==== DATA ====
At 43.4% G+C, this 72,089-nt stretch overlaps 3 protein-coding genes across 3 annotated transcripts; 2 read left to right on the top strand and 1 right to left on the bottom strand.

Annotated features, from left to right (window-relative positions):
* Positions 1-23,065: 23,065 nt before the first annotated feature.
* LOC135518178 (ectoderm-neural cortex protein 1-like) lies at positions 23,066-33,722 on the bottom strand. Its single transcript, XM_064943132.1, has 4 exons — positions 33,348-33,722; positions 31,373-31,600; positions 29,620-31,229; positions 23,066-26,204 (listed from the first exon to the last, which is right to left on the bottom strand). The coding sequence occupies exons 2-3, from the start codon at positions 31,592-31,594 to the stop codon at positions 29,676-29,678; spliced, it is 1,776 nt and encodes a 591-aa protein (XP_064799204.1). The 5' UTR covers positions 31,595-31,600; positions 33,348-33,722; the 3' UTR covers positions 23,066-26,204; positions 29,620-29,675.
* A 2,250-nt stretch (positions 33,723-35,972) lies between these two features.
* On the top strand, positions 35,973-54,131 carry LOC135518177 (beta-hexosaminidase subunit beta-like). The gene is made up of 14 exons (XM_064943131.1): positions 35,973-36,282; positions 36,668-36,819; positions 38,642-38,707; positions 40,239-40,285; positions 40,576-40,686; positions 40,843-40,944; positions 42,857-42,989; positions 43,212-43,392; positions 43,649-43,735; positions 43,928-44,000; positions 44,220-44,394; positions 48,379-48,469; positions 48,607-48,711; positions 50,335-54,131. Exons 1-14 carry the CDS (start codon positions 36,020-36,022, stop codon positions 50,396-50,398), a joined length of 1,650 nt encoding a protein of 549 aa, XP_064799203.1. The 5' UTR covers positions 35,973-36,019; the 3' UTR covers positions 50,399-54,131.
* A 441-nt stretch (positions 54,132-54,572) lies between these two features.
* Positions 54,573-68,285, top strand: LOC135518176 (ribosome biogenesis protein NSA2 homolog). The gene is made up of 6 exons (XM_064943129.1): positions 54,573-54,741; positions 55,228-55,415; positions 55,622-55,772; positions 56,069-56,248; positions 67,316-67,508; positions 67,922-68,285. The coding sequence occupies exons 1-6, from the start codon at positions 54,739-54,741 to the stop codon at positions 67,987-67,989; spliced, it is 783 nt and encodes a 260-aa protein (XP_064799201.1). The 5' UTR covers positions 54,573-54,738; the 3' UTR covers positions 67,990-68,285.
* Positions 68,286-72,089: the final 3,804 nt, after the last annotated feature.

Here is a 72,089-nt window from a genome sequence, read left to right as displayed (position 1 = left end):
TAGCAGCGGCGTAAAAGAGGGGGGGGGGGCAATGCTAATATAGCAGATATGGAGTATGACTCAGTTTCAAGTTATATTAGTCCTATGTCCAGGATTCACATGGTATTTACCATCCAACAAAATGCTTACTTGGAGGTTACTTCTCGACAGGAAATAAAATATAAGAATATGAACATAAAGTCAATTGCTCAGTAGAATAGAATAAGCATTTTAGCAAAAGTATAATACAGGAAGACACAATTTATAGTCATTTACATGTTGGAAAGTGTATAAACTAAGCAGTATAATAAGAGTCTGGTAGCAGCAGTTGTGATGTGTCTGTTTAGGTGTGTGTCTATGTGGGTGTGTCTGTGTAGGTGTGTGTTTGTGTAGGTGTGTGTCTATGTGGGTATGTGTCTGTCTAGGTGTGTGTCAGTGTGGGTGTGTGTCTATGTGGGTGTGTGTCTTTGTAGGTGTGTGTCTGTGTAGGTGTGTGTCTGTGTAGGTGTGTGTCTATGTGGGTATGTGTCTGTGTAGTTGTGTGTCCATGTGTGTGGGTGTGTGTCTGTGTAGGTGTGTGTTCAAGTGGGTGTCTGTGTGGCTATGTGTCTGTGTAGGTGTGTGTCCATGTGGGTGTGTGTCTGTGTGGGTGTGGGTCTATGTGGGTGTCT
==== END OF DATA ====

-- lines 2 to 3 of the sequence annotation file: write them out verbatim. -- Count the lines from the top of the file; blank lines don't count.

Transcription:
Annotated features, from left to right (window-relative positions):
* Positions 1-23,065: 23,065 nt before the first annotated feature.